In the late 2000s, Katy Mann tried her hand at being a “mommy blogger,” a hot form of online expression at the time. There was just one problem.
“I didn’t have kids, and so I had a website that no one read,” she said.
But she did have experience planning activities as a youth director for First Baptist Church. Before that, she worked for Monster.com selling job-listing advertisements and access to resumes. When she began having children, she wrapped those experiences together to make IndyWithKids.com, which specializes in listing and promoting events, classes, venues and activities in central Indiana for families.
“It’s like the culmination of everything that I’ve done, including running a neighborhood newsletter when I was a kid,” she said.
Mann founded the site in 2010 and has recruited dozens of contributors. In 2019, the website had 2.5 million page views. Thanks to some clever pandemic pivots, it more than doubled its page views in 2020 to 6 million.
What was your ‘Uh, oh’ moment in March 2020?
I remember sitting in our breakfast nook after publishing a story about all the schools closing. My insides were shaking, because it felt like, “What does this mean for everything? How long is this gonna be?”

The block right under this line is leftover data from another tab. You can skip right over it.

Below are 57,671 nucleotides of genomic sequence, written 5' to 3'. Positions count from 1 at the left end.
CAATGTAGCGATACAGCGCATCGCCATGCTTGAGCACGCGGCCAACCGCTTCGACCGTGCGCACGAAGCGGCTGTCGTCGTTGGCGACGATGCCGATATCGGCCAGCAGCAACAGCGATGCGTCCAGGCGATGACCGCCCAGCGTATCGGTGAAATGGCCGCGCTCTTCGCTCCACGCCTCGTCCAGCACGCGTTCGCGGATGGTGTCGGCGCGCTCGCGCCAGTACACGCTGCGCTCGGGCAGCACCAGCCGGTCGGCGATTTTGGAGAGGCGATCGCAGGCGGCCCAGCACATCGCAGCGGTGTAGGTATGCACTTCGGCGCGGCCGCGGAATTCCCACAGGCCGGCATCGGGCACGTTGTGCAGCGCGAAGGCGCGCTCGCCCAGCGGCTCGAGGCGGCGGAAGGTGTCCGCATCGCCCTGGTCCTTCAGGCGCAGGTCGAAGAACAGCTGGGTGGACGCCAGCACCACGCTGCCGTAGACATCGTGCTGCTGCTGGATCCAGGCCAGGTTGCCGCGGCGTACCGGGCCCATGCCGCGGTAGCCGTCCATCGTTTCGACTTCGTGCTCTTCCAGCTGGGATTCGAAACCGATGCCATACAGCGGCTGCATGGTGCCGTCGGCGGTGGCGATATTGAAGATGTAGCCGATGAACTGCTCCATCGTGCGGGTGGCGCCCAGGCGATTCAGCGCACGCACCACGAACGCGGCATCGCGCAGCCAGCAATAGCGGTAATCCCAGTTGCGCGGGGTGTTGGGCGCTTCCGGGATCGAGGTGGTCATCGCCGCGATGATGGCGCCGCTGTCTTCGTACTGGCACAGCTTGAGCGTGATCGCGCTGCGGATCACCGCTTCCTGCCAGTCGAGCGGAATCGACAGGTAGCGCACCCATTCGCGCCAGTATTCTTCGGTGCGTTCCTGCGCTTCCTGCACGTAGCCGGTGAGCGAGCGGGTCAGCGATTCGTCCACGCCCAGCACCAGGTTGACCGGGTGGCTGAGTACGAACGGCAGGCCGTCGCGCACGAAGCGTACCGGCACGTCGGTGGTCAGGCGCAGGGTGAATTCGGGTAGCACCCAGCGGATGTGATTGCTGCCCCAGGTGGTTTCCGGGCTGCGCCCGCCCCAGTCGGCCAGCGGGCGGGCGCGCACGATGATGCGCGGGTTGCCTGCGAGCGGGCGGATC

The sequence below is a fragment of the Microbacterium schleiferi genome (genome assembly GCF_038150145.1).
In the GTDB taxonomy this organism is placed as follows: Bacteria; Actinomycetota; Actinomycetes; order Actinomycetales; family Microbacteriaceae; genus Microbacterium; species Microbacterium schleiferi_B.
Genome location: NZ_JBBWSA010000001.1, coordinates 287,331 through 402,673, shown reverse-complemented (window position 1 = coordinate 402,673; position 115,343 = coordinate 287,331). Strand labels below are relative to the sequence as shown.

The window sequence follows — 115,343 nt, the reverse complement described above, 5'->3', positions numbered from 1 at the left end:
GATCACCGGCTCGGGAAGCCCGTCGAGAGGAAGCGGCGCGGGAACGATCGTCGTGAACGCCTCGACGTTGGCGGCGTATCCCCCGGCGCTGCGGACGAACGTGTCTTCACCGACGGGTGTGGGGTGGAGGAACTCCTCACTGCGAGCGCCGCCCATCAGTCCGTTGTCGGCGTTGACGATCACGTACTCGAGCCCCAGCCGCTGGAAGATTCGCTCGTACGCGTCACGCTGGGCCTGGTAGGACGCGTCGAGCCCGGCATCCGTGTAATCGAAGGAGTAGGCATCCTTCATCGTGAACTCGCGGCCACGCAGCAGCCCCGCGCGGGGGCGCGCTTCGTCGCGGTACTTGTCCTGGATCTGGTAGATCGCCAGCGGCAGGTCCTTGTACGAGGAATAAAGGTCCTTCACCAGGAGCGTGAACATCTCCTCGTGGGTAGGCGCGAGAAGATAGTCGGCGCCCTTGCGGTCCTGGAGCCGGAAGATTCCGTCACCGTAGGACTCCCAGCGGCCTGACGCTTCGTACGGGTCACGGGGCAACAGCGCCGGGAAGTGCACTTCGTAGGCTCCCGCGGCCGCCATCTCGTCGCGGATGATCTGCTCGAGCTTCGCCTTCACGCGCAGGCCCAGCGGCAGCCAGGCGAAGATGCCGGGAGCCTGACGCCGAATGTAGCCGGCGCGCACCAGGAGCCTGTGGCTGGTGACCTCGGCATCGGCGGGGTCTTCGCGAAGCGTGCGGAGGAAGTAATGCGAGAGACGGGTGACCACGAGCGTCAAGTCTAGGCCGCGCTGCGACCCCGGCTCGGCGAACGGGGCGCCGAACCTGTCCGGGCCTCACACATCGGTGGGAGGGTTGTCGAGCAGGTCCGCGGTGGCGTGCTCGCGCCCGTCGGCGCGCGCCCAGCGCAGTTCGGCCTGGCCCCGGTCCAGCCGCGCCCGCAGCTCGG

I saw the writing on the wall. If there are no attractions or venues, then we don’t exist. So I decided that, if there are kids like my preschooler who aren’t going to be doing virtual learning, wouldn’t it be cool to do some sort of virtual play date?
We hit the ground running on that first Monday with our first play date. It was through an art center on the west side. The owner read a book to the kids and then did a craft project surrounding it. And then we started lining up play dates. We had Indy Eleven teaching kids soccer moves. We had the Indiana Soybean Alliance. We did a lot of Farmer Fridays, where a farmer would take us inside the barn. My favorite was a farmer who read a “Llama Llama” book about what the llama was going to eat—foods like lasagna or whatever that was mentioned. And then she tried to feed them to her actual llamas.
What did you do as it became obvious the pandemic wasn’t going away?
We had the foresight to help people plan how to do things during COVID. Last summer, we got our team on a call and said, “Look, people are not going to do trick-or-treat the same way that they did trick-or-treat last year. So, we started writing Halloween content and putting it out in July. When you looked up “Socially distanced trick or treat, how to,” you found us. We taught people how to do birthday parties virtually. We taught them how to do a birthday parade. We did some news broadcasts in New York and LA—virtually of course. We planned all the COVID date nights you could ever imagine. They were universally loved, and not just locally.
Since young kids still can’t be vaccinated, are you trying to focus on outside activities?
Our audience’s interests have shifted because of COVID. Even though a lot of places have opened back up and people can return to some of these indoor things that they love, we’re seeing that they really got that hiking bug or enjoyed visiting all those parks or swimming in all these lakes. This will be something that we continue to focus heavily on.•